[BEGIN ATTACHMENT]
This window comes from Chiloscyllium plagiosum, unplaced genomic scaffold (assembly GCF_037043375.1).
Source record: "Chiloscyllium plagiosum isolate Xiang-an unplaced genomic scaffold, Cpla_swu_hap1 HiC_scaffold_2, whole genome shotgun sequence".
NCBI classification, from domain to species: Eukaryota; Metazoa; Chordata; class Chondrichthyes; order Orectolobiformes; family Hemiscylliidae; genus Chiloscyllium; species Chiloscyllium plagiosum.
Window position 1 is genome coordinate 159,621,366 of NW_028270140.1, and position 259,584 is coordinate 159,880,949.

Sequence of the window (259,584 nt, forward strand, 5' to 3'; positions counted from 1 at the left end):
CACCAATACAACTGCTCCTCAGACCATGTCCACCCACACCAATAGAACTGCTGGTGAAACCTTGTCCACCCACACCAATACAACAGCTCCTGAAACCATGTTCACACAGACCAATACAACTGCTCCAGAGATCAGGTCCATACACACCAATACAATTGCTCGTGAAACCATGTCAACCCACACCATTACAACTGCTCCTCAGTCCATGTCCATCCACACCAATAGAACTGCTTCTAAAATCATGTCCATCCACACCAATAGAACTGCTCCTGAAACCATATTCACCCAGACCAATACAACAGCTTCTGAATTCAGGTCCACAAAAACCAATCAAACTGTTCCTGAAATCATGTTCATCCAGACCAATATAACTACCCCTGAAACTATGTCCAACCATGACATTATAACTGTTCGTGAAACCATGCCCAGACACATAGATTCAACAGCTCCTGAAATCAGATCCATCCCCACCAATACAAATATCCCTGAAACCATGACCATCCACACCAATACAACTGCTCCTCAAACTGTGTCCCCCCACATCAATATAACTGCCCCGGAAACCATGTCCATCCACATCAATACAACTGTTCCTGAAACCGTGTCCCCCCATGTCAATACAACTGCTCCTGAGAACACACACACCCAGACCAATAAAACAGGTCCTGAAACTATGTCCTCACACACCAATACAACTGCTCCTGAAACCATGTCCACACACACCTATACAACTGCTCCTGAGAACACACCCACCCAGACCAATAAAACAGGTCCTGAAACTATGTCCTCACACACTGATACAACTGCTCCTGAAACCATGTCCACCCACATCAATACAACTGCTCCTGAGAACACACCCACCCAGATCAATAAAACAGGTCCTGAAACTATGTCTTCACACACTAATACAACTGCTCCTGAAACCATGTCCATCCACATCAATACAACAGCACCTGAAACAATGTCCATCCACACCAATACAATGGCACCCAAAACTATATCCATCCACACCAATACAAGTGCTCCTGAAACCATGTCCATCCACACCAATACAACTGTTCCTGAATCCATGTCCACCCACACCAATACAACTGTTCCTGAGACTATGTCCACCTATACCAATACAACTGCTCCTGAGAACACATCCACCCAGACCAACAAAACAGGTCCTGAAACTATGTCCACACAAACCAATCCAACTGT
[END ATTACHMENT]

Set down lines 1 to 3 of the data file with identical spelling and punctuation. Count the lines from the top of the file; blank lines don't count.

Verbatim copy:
This window comes from Chiloscyllium plagiosum, unplaced genomic scaffold (assembly GCF_037043375.1).
Source record: "Chiloscyllium plagiosum isolate Xiang-an unplaced genomic scaffold, Cpla_swu_hap1 HiC_scaffold_2, whole genome shotgun sequence".
NCBI classification, from domain to species: Eukaryota; Metazoa; Chordata; class Chondrichthyes; order Orectolobiformes; family Hemiscylliidae; genus Chiloscyllium; species Chiloscyllium plagiosum.